Anthony Weiner, the former New York City congressman who resigned in 2011 after an uproar over risque online photos sent to at least a half-dozen women, is considering a run for mayor, according to published reports. And some political observers believe he may have shot.
A New York Times Magazine profile of Weiner and his wife, Huma Abedin, portrays the former rising political star as spending much of his time doting on their 13-month-old son and venturing in a small orbit near their Park Avenue apartment.
Pollster Donald Levy, director of the Siena Research Institute, said that Weiner was a popular figure before his downfall and New York City voters could be willing to put aside the past.
"Would he be a favorite? I don't think so," said Levy. "But he would have a legitimate bed of support and a sizable amount of people would say, 'I forgive.'"
In his interview with The Times, Weiner, 48, acknowledged that he wants to re-enter public life and that his political committee had spent more than $100,000 on polling and research to gauge voters' willingness to accept him as a candidate.
Weiner, a 12-year Democratic congressman from Forest Hills in Queens, initially denied that he had sent the "sexts," but eventually admitted he was responsible and gave up his seat in Congress.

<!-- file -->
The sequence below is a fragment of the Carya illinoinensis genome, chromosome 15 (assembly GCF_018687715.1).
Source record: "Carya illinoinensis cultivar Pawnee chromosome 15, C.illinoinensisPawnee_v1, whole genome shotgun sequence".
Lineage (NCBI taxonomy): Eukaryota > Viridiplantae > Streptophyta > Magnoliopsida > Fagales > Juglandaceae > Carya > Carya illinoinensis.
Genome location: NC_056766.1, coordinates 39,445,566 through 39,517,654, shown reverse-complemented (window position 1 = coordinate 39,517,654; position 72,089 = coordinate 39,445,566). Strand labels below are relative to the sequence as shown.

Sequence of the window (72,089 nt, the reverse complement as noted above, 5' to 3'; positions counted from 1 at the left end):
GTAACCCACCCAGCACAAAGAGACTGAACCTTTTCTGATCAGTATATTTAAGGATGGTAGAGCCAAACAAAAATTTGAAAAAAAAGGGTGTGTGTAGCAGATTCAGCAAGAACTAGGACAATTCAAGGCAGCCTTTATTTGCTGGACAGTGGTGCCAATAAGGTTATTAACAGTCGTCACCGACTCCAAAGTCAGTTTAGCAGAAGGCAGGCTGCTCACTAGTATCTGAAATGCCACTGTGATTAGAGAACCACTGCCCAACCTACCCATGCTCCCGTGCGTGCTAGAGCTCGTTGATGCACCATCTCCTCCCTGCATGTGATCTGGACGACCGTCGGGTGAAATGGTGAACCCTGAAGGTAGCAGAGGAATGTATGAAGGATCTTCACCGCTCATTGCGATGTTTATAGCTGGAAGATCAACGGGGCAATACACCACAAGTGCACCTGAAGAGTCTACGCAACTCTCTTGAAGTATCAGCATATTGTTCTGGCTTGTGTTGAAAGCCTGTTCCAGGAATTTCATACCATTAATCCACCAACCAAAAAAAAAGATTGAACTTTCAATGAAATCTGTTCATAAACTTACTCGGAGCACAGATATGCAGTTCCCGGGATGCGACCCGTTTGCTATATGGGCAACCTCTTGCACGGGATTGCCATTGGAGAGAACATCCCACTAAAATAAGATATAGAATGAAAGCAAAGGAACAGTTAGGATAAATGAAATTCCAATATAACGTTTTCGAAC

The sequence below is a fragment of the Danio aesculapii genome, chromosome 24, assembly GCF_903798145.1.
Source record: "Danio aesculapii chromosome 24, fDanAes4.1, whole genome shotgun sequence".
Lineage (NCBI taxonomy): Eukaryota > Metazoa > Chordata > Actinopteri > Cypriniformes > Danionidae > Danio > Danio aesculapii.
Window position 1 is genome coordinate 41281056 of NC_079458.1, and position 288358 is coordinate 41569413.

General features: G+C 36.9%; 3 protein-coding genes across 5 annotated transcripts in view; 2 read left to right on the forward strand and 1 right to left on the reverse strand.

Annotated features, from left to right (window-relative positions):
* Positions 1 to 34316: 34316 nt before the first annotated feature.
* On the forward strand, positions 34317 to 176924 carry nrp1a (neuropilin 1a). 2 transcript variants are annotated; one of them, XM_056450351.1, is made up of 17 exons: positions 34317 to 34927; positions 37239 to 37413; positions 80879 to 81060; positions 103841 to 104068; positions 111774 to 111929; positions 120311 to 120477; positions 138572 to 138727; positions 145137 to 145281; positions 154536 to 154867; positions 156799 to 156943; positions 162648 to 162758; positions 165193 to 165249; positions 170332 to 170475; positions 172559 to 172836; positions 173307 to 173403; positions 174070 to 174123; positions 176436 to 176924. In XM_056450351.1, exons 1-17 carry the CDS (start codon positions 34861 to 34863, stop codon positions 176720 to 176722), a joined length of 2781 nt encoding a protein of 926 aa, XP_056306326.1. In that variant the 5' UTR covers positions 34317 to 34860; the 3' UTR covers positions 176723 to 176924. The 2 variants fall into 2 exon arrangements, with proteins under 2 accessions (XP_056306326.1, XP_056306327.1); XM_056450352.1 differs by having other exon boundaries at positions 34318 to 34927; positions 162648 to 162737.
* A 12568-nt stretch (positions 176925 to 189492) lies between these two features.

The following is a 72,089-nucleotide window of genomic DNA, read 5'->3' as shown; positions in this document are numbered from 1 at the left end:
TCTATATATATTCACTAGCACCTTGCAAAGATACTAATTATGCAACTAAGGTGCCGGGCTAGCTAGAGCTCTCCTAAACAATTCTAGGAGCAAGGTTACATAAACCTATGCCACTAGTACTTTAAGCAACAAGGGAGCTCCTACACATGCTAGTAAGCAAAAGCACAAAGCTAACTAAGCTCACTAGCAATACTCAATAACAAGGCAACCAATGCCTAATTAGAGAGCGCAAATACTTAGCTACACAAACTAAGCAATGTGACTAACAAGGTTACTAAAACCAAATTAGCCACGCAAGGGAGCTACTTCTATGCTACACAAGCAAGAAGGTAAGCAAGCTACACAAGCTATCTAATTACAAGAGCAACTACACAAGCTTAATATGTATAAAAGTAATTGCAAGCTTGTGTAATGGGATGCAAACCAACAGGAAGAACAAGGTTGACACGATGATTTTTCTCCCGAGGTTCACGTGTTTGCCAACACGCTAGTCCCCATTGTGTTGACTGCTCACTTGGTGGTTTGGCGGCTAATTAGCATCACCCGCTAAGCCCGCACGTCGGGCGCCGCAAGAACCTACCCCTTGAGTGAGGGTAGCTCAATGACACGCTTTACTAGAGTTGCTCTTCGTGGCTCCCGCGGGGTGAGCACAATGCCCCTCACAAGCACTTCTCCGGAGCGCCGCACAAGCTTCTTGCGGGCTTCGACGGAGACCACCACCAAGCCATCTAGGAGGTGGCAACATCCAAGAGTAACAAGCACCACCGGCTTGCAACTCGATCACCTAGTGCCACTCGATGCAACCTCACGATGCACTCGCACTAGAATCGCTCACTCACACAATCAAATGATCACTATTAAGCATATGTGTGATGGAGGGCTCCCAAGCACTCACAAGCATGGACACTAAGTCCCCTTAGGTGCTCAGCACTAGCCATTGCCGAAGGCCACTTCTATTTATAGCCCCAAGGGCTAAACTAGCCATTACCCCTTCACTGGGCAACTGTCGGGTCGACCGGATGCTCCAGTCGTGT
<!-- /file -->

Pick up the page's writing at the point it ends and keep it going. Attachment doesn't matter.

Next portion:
The Democratic primary is scheduled for Sept. 10 with a runoff two weeks later if no candidates exceeds to 40 percent threshold.
City Council Speaker Christine Quinn leads the Democratic primary for mayor with 32 percent, according to a new Quinnipiac University poll. That compares to the 37 percent she scored in February.
Levy said no one has been running away from the field and Weiner, who has a substantial war chest, could emerge.
"There's room for him to be a candidate in that race," he said. "He was extremely popular in his district, he had a national persona, More surprising things have happened."
Weiner's downfall came, according to The Times story, when the lawmaker, intending to send a photo of his crotch to a 21-year-old college student in Seattle, mistakenly sent it on his official Twitter account to his 45,000 followers.